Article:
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Source base

The source base development presented is based on the opinions of the source operators, on statutory requirements and on technology development analyses. The source base proposed for individual case studies is designed to ensure both capacity and generation sufficiency as well as operational reliability. This requirement is not met only in several years, which is due to time discrepancies between the decommissioning of old and the commissioning of new sources. The source base structure undergoes a significant transformation in all of the analysed case studies.

There will be substantial decline in brown-coal sources over the next 25 years. Brown-coal power plants will be subjected to major restrictions starting in 2030. After 2030, only a few selected power plants (Prunéřov II, Tušimice II, Chvaletice, and Počerady in particular) will remain in operation and it is likely that the 660 MW block in Ledvice will be the only large source in operation by 2050. Heating sources and autoproducers will also experience a downturn in production. The total capacity of brown-coal sources in individual case studies ranges from 850 to 1,100 MW in 2050. The reasons for the downturn include dwindling brown-coal deposits and environmental requirements.

Out of today's approximate 22,400 MW of installed capacity there will be an increase in the total installed capacity (without accumulation means) by 2050 to:

  • 5 GW in the Conceptual case study,
  • 6 GW in the Renewable case study,
  • 2 GW in the Gas case study.

The wide differences are due to source composition where photovoltaic sources with low annual utilization represent the highest share in capacity in the case of the Renewable case study. Nuclear power plants will be utilized quite differently in each of the case studies. While in the Conceptual case study, sources in Dukovany will be renewed and the Temelin power plant will be scaled up by two additional blocks (the total installed capacity will be 7.1 GW in 2050), the remaining two case studies do not envisage the source renewal in Dukovany and, at the same time, anticipate relatively early decommissioning of the sources in Temelin, i.e. in 2046 and 2047, due to analytical purposes of verifying the option of complete replacement of nuclear energy. According to the Renewable and Gas case studies, no nuclear source is anticipated to remain in operation in the Czech Republic beyond 2047.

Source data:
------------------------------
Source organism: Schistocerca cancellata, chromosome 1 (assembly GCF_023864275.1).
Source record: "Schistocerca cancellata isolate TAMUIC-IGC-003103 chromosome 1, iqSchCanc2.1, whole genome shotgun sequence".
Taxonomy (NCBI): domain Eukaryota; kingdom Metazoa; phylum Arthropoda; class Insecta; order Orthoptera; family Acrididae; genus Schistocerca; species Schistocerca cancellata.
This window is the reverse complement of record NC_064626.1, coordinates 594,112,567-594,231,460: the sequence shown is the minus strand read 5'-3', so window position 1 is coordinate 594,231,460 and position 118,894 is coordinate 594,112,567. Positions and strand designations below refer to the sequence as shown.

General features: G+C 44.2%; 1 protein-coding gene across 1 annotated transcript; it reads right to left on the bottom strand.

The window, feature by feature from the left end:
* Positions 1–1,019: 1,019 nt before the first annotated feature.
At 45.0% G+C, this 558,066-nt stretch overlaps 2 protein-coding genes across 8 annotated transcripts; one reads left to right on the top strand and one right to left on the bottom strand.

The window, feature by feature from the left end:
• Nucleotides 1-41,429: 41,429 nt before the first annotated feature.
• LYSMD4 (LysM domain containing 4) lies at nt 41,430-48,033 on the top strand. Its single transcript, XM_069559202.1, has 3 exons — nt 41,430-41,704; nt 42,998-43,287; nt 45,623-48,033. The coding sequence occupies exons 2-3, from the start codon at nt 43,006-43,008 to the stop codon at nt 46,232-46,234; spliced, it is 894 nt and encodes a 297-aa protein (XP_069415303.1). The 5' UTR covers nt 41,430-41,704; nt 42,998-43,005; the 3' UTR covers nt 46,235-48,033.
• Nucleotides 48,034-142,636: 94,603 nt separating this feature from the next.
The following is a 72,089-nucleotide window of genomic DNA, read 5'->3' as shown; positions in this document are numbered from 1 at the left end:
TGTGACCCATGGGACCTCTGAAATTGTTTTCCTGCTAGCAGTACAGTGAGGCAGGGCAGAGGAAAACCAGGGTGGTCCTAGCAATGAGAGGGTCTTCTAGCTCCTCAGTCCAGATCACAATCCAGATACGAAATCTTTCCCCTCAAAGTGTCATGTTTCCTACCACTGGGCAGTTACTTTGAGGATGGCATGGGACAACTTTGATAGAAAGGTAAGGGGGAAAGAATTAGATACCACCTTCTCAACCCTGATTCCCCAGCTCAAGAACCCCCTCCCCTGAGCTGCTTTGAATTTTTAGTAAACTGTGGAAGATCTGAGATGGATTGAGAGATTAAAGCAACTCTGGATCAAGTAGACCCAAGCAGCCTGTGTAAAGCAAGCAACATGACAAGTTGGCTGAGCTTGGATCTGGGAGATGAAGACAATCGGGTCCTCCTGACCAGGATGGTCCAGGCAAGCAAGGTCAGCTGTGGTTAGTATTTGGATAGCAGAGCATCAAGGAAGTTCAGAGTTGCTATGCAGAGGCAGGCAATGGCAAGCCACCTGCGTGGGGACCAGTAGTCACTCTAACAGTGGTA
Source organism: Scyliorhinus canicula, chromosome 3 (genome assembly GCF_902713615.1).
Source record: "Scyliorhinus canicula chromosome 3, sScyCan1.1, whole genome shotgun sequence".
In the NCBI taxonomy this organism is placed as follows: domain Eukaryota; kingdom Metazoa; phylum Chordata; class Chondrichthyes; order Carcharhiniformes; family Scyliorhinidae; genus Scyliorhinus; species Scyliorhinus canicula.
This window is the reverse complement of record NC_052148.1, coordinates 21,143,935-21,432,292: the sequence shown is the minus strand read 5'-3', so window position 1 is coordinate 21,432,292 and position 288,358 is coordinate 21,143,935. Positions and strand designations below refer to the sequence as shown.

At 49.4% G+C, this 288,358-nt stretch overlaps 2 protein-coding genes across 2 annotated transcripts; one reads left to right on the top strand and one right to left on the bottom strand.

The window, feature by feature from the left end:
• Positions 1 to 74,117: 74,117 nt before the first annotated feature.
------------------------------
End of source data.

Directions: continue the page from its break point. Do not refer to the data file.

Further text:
However, there will be a major increase in the capacity of renewable sources. In the Renewable case study, all RES categories will be deployed to the extent of the current consensual technical limit in the Czech Republic.

An instrumental role will be performed by photovoltaic sources whose capacity will increase to approximately 5.7 GW by 2050 in the Conceptual and Gas case studies, and up to 25 GW in the Renewable case study. Similar relationships will exist between individual case studies also with respect to wind power plants: 1.1 GW in the Conceptual and Gas case studies and 6 GW in the Renewable case study. The differences within the case studies won't be as wide with regard to other types of renewable sources (biomass, biogas). The utilization of renewable sources will require the deployment of means of regulation. They will be needed most in the Renewable study, where gas combustion units will be installed in simple cycle (up to 7x160 MW). A major tool to secure the power balance, employed in all case studies, will be accumulation technologies. These are primarily battery system used for daily accumulation. In addition, the Renewable case study also requires a seasonal accumulation system (P2G technology).

Any further lack of capacity is secured by natural gas sources. The basic sources will consist of CCGT units with capacities of mostly 430 or 840 MW for regulation purposes, complemented by both SCGTs and gas motors. The sum capacity of steam-gas sources designed for power generation (as opposed to sources for regulation and as backup) is 3.2 GW in the Conceptual case study, 3.6 GW in the Renewable case study and 7 GW in the Gas case study.